UT’s Special Education Department offering new autism course to be taught in Spanish

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Photo Credit: Barbra Daly | Daily Texan Staff

UT’s Special Education Department will offer its first course taught entirely in a foreign language next semester.

Mark O'Reilly, special education department chair, said the department will teach the course, known as Autism Spectrum Disorders: Perceptions and Realities, in Spanish. During the course, O'Reilly said students will learn about diagnosing autism spectrum disorders, resources for individuals with ASD and best practices regarding assessment and intervention. 

Course instructor Fabiola Vargas Londoño said she noticed language as a barrier to intervention therapies during her clinical work. Vargas Londoño, a special education graduate student, said Spanish speaking families that wanted services in Spanish needed to wait longer because she was the only Spanish-speaking Board Certified Behavior Analyst on staff.  

“If we say that the goal is parent training and there's a communication barrier, then you can't reach all of the cultural perspectives and the goals that the parents need to set up,” Vargas Londoño said. 

Although the students who are interested in the course will not be required to take a Spanish language exam before enrolling, Vargas Londoño said they should be able to communicate proficiently.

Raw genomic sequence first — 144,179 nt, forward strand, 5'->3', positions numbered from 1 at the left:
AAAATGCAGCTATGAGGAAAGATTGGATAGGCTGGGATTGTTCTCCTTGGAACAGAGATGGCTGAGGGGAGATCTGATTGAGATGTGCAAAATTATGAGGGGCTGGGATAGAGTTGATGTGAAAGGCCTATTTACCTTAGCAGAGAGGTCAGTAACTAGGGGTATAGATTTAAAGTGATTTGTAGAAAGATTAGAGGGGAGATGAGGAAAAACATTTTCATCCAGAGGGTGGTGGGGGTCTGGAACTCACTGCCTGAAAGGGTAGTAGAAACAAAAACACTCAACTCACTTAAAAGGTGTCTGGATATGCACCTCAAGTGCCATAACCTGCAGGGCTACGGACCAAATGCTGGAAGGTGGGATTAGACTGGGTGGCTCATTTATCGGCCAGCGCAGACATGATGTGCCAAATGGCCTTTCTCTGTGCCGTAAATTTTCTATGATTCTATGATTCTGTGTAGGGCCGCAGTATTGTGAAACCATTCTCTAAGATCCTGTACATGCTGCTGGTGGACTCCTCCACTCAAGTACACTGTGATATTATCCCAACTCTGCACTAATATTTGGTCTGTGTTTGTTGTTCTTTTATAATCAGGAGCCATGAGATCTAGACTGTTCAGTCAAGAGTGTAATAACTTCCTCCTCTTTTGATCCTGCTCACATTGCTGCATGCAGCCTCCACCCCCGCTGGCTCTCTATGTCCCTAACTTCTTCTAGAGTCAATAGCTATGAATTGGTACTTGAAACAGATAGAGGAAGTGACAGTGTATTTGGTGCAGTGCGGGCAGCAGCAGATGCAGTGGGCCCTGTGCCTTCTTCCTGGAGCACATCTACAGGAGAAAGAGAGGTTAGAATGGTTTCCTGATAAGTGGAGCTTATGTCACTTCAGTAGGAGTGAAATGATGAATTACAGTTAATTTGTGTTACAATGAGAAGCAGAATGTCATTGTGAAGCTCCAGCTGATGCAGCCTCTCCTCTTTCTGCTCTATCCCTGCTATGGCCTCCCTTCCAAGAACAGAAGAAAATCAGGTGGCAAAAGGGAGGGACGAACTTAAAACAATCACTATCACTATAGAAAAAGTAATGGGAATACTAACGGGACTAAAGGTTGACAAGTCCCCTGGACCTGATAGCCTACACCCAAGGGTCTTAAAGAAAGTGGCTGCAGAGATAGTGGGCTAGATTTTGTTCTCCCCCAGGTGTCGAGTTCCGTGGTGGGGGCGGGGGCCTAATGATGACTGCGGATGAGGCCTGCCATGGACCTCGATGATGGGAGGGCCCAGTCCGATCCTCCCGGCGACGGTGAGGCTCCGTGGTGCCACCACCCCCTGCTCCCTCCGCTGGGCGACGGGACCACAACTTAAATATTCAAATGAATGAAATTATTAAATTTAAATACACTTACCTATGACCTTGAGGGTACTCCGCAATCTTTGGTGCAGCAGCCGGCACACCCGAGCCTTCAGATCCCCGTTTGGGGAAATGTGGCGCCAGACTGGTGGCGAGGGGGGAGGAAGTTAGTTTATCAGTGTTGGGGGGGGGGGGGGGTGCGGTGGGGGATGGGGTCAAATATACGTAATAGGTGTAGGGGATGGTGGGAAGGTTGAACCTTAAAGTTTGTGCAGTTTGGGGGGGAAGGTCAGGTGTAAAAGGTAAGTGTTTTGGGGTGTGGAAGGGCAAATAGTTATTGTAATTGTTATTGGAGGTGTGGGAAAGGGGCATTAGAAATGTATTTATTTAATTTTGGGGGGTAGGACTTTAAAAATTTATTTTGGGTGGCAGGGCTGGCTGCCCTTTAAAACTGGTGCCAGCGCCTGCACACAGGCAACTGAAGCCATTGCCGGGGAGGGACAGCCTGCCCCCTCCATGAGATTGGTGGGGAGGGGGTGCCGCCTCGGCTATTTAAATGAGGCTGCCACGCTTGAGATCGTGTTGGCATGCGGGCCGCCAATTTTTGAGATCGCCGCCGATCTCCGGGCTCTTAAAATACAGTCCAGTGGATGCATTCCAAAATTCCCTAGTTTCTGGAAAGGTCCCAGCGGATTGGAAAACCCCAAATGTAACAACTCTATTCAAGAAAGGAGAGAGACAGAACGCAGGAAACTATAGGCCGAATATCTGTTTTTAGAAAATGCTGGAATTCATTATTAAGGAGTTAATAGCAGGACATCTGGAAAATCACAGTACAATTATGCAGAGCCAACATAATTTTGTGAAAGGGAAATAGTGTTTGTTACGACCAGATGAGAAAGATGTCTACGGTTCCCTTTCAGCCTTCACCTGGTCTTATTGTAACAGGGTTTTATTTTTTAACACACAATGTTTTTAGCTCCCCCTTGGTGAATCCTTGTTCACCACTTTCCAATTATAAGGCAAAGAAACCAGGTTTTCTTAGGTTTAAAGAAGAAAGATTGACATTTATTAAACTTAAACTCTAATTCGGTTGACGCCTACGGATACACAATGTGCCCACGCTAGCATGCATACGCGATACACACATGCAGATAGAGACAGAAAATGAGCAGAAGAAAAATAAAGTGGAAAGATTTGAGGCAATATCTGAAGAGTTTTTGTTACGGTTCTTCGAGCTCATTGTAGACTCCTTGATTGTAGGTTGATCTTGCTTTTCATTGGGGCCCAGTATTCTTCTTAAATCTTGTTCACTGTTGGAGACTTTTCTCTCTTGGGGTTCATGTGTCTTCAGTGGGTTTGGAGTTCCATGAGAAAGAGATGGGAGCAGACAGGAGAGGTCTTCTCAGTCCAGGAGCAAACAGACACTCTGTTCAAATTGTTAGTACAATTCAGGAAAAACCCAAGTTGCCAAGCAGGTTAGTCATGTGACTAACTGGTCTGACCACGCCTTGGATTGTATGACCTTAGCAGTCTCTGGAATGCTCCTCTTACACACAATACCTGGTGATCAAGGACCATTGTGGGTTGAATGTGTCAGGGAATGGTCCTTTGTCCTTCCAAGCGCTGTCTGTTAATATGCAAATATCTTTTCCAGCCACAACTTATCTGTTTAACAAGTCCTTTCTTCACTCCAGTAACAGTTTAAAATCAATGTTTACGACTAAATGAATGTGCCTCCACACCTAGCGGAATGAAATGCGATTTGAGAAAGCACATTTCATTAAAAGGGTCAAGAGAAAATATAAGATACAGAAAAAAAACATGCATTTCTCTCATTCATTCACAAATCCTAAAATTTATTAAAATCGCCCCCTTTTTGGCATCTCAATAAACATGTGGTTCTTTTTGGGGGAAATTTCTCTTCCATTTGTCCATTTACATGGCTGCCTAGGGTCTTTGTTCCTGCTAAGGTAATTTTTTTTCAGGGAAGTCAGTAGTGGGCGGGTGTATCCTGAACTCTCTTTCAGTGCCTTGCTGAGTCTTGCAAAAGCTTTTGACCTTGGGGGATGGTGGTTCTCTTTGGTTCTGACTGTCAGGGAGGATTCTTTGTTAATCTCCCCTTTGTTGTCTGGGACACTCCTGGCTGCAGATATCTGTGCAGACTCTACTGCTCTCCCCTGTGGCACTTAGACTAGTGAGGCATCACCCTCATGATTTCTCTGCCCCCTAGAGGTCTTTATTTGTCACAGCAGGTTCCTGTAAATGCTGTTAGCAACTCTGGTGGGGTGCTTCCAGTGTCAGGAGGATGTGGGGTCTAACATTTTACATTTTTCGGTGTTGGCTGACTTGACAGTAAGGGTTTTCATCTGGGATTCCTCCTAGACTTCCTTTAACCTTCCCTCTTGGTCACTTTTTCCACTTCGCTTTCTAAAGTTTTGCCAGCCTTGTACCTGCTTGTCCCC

“We need certain levels of just being able to understand the class because if not, it's going to be too hard to just (learn) new content and then a new language,” Vargas Londoño said. 

O’Reilly said the course will be taught in Spanish because of the amount of Spanish speakers in Texas. According to a 2015 survey by the U.S. Census Bureau, almost 30% of Texans speak Spanish at home. 1 in 59 8-year-old children are diagnosed with ASD, according to the Centers for Disease Control and Prevention.

Nataly Lim is a special education graduate student who is bilingual in English and Mandarin. She said she would have trouble talking with a parent about ASD in a different language because so much of the academic language is in English. 

“If I am learning about autism in Spanish, then I have that language to be able to communicate to those parents and the terminology for things to explain it to them,” Lim said. 

Lim said students will be better equipped to communicate with families effectively by providing this course in Spanish. 

“Knowing about the disability will give them another perspective,” Vargas Londoño said. “Maybe they're not going to be working with a specific family, (but that) will give them another perspective.”